Event Records operated until 1962 when the warehouse of its Boston distributor was destroyed by a fire, and thousands of records were lost, putting the company out of business. During that brief period, they released singles by Charlie Bailey & His Happy Valley Boys; and the Lilly Brothers, with Don Stover.  

In another venture, after Event Records, Hawkes and his wife established a TV repair business at the same site as his recording studio. The illuminated sign, which still stands alongside the plaza, is an iconic site in Westbrook and is now eligible for the National Register of Historic Places. 

Hawkes closed the TV/Sound Cellar in 1989, the business having run for 35 years.  

All the while he continued to perform and record and produce recordings for others. 

Also, Hawkes collected historic country and bluegrass records, amassing over 50,000 items.  

He helped to form the Bluegrass Music Association of Maine (BMAM), founded in March 1995.  

In 2010 Andrew Jawitz made a 47-minute documentary, The Eventful Life of Al Hawkes, which was broadcast on the Maine Public Broadcasting Network as well as shown locally. 

This clip is a brief look at Hawkes’ life, courtesy Rockhouse Mountain Productions.

After Hawkes’s 80th birthday, then-Senator Olympia Snowe delivered a tribute to him in the Congressional Record, calling him “a Maine and national treasure.”

Over the years Hawkes was the recipient of many accolades. Joe Kennedy, co-founder of the BMAM with Hawkes, said of the man with the broad smile and big red hat, “He put Maine on the bluegrass map.”

He has been recognised by the International Bluegrass Music Museum in Kentucky as one of the ‘Pioneers of Bluegrass.’

Al Hawkes has received over 30 local, regional and National awards, among them are:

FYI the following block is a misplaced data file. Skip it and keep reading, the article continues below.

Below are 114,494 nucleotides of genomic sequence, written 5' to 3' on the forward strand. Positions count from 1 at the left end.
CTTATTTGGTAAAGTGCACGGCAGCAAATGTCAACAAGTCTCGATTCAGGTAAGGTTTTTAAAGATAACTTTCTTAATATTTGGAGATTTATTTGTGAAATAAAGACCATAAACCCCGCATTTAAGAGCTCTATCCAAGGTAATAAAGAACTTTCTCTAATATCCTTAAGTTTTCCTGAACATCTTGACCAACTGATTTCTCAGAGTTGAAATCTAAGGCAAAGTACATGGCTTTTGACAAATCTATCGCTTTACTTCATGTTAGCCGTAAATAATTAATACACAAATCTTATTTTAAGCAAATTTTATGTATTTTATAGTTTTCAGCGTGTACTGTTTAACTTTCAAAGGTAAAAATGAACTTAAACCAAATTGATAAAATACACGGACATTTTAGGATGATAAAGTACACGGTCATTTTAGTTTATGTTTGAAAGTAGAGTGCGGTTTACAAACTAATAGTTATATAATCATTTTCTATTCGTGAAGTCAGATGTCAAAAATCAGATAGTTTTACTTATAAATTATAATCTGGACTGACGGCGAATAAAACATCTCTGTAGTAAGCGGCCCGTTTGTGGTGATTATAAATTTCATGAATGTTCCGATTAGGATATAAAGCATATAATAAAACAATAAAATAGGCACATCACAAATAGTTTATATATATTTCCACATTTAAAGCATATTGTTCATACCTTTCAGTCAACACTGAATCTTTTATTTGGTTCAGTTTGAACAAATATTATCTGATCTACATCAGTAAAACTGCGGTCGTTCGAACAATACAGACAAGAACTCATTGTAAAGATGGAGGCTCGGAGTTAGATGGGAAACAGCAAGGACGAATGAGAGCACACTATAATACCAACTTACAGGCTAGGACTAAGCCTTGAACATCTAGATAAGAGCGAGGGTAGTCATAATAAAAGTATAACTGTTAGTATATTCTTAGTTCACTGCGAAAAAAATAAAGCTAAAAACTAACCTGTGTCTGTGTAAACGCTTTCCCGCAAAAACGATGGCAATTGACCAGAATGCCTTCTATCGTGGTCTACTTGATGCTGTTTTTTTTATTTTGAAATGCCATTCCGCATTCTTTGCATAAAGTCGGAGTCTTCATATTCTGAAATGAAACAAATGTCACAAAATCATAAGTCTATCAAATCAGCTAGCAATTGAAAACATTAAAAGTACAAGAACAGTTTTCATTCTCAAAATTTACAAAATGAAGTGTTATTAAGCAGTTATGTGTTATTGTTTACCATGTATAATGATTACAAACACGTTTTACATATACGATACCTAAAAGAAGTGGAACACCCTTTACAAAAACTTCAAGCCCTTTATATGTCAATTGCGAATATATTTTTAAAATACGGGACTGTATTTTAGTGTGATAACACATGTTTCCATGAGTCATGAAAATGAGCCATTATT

• 1980 – induction into Maine Country Music Hall of Fame
  • 1983 – Bluegrass Artist of the Year MCMA
  • 1984 – Folk Artist of the Year MCMA
  • 1990 – North New Vineyard Mountain Bluegrass Festival- 1st place mandolin
  • 1990 – National Instrumentalist of the Year – Country Music Associations of America
  • 1991 – The Lenny Breau Memorial Award
  • 1995 – Dick Curless Memorial Award
  • 1996 – 16th Annual Country Music Pioneer Award, Down East Country Music Association (DECMA)
  • 2001 – Bluegrass Music Association of Maine’s Pioneer Award
  • 2001- CMAA Instrumentalist of the Year
  • 2005 – Recording of the Year, Keep On Smiling – Maine Country Music Association
  • 2007 – America’s Old-Time Country Music Hall of Fame
  • 2008 – Lifetime Achievement Award (DECMA)
  • 2008 – Music Industry Heritage Award (Boston Bluegrass Union)

R.I.P. Al Hawkes.

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About the Author

Richard Thompson

Richard F. Thompson is a long-standing free-lance writer specialising in bluegrass music topics. A two-time Editor of British Bluegrass News, he has been seriously interested in bluegrass music since about 1970. As well as contributing to that magazine, he has, in the past 30 plus years, had articles published by Country Music World, International Country Music News, Country Music People, Bluegrass Unlimited, MoonShiner (the Japanese bluegrass music journal) and Bluegrass Europe. He wrote the annotated series I'm On My Way Back To Old Kentucky, a daily memorial to Bill Monroe that culminated with an acknowledgement of what would have been his 100th birthday, on September 13, 2011.